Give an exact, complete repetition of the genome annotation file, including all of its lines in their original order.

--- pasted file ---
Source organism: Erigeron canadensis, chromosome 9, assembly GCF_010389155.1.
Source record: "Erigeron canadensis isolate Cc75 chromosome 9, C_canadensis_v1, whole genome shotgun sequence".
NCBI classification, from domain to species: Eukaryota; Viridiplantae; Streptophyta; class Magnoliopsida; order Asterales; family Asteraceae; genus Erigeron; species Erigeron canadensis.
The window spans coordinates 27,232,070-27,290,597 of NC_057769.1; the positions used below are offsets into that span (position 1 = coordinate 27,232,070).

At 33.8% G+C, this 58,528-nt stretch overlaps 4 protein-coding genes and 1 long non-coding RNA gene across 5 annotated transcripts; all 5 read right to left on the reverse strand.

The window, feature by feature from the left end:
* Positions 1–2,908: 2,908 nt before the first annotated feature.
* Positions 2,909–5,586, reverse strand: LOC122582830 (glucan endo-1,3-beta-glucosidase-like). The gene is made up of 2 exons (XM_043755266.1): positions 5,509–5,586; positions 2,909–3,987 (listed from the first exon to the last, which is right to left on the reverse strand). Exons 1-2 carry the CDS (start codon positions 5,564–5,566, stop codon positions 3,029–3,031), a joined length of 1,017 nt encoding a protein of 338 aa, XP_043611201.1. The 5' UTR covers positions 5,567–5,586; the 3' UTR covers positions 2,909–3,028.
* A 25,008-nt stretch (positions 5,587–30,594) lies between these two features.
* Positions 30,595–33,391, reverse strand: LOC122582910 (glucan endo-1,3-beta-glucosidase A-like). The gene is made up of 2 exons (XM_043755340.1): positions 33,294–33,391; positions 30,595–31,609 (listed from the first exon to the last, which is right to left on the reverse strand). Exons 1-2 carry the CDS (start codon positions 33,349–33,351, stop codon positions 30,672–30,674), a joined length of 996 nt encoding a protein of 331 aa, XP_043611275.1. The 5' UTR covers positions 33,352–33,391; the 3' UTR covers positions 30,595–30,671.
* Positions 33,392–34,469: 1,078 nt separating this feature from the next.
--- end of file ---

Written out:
Source organism: Erigeron canadensis, chromosome 9, assembly GCF_010389155.1.
Source record: "Erigeron canadensis isolate Cc75 chromosome 9, C_canadensis_v1, whole genome shotgun sequence".
NCBI classification, from domain to species: Eukaryota; Viridiplantae; Streptophyta; class Magnoliopsida; order Asterales; family Asteraceae; genus Erigeron; species Erigeron canadensis.
The window spans coordinates 27,232,070-27,290,597 of NC_057769.1; the positions used below are offsets into that span (position 1 = coordinate 27,232,070).

At 33.8% G+C, this 58,528-nt stretch overlaps 4 protein-coding genes and 1 long non-coding RNA gene across 5 annotated transcripts; all 5 read right to left on the reverse strand.

The window, feature by feature from the left end:
* Positions 1–2,908: 2,908 nt before the first annotated feature.
* Positions 2,909–5,586, reverse strand: LOC122582830 (glucan endo-1,3-beta-glucosidase-like). The gene is made up of 2 exons (XM_043755266.1): positions 5,509–5,586; positions 2,909–3,987 (listed from the first exon to the last, which is right to left on the reverse strand). Exons 1-2 carry the CDS (start codon positions 5,564–5,566, stop codon positions 3,029–3,031), a joined length of 1,017 nt encoding a protein of 338 aa, XP_043611201.1. The 5' UTR covers positions 5,567–5,586; the 3' UTR covers positions 2,909–3,028.
* A 25,008-nt stretch (positions 5,587–30,594) lies between these two features.
* Positions 30,595–33,391, reverse strand: LOC122582910 (glucan endo-1,3-beta-glucosidase A-like). The gene is made up of 2 exons (XM_043755340.1): positions 33,294–33,391; positions 30,595–31,609 (listed from the first exon to the last, which is right to left on the reverse strand). Exons 1-2 carry the CDS (start codon positions 33,349–33,351, stop codon positions 30,672–30,674), a joined length of 996 nt encoding a protein of 331 aa, XP_043611275.1. The 5' UTR covers positions 33,352–33,391; the 3' UTR covers positions 30,595–30,671.
* Positions 33,392–34,469: 1,078 nt separating this feature from the next.